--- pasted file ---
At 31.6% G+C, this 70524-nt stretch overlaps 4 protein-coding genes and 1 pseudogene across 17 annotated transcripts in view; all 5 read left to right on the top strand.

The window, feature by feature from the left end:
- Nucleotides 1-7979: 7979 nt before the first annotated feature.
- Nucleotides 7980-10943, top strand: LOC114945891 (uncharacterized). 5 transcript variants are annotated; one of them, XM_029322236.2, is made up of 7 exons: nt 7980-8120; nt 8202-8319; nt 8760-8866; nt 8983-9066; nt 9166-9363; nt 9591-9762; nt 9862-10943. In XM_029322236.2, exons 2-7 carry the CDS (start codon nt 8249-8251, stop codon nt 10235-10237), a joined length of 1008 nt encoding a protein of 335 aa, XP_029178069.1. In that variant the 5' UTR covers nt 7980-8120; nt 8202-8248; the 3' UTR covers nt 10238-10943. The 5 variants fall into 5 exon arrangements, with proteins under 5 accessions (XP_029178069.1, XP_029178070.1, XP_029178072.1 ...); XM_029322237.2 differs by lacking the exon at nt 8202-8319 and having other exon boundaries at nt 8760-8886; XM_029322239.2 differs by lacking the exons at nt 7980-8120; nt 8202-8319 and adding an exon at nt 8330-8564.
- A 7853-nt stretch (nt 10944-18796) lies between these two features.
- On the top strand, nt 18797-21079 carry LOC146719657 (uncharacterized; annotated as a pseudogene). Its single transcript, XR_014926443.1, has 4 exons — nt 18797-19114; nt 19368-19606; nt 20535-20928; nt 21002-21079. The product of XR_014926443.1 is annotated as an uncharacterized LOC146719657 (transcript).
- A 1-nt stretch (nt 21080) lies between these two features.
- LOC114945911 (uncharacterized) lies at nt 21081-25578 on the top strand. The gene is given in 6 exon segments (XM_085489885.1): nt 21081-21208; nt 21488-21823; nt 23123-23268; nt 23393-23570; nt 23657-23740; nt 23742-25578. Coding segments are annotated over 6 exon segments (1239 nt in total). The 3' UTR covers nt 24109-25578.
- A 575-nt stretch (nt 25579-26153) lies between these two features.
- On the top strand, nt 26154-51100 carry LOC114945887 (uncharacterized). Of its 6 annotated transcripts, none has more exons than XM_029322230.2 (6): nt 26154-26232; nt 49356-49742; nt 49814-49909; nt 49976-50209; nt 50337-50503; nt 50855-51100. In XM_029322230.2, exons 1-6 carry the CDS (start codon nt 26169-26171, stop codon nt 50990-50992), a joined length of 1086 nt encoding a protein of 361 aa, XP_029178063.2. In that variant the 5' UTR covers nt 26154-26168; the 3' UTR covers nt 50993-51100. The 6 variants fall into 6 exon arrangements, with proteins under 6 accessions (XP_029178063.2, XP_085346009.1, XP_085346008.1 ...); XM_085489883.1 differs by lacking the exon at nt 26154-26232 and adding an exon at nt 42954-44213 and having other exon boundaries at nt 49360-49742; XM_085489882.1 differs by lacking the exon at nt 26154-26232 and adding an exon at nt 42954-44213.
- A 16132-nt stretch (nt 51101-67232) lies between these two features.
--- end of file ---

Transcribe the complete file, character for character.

At 31.6% G+C, this 70524-nt stretch overlaps 4 protein-coding genes and 1 pseudogene across 17 annotated transcripts in view; all 5 read left to right on the top strand.

The window, feature by feature from the left end:
- Nucleotides 1-7979: 7979 nt before the first annotated feature.
- Nucleotides 7980-10943, top strand: LOC114945891 (uncharacterized). 5 transcript variants are annotated; one of them, XM_029322236.2, is made up of 7 exons: nt 7980-8120; nt 8202-8319; nt 8760-8866; nt 8983-9066; nt 9166-9363; nt 9591-9762; nt 9862-10943. In XM_029322236.2, exons 2-7 carry the CDS (start codon nt 8249-8251, stop codon nt 10235-10237), a joined length of 1008 nt encoding a protein of 335 aa, XP_029178069.1. In that variant the 5' UTR covers nt 7980-8120; nt 8202-8248; the 3' UTR covers nt 10238-10943. The 5 variants fall into 5 exon arrangements, with proteins under 5 accessions (XP_029178069.1, XP_029178070.1, XP_029178072.1 ...); XM_029322237.2 differs by lacking the exon at nt 8202-8319 and having other exon boundaries at nt 8760-8886; XM_029322239.2 differs by lacking the exons at nt 7980-8120; nt 8202-8319 and adding an exon at nt 8330-8564.
- A 7853-nt stretch (nt 10944-18796) lies between these two features.
- On the top strand, nt 18797-21079 carry LOC146719657 (uncharacterized; annotated as a pseudogene). Its single transcript, XR_014926443.1, has 4 exons — nt 18797-19114; nt 19368-19606; nt 20535-20928; nt 21002-21079. The product of XR_014926443.1 is annotated as an uncharacterized LOC146719657 (transcript).
- A 1-nt stretch (nt 21080) lies between these two features.
- LOC114945911 (uncharacterized) lies at nt 21081-25578 on the top strand. The gene is given in 6 exon segments (XM_085489885.1): nt 21081-21208; nt 21488-21823; nt 23123-23268; nt 23393-23570; nt 23657-23740; nt 23742-25578. Coding segments are annotated over 6 exon segments (1239 nt in total). The 3' UTR covers nt 24109-25578.
- A 575-nt stretch (nt 25579-26153) lies between these two features.
- On the top strand, nt 26154-51100 carry LOC114945887 (uncharacterized). Of its 6 annotated transcripts, none has more exons than XM_029322230.2 (6): nt 26154-26232; nt 49356-49742; nt 49814-49909; nt 49976-50209; nt 50337-50503; nt 50855-51100. In XM_029322230.2, exons 1-6 carry the CDS (start codon nt 26169-26171, stop codon nt 50990-50992), a joined length of 1086 nt encoding a protein of 361 aa, XP_029178063.2. In that variant the 5' UTR covers nt 26154-26168; the 3' UTR covers nt 50993-51100. The 6 variants fall into 6 exon arrangements, with proteins under 6 accessions (XP_029178063.2, XP_085346009.1, XP_085346008.1 ...); XM_085489883.1 differs by lacking the exon at nt 26154-26232 and adding an exon at nt 42954-44213 and having other exon boundaries at nt 49360-49742; XM_085489882.1 differs by lacking the exon at nt 26154-26232 and adding an exon at nt 42954-44213.
- A 16132-nt stretch (nt 51101-67232) lies between these two features.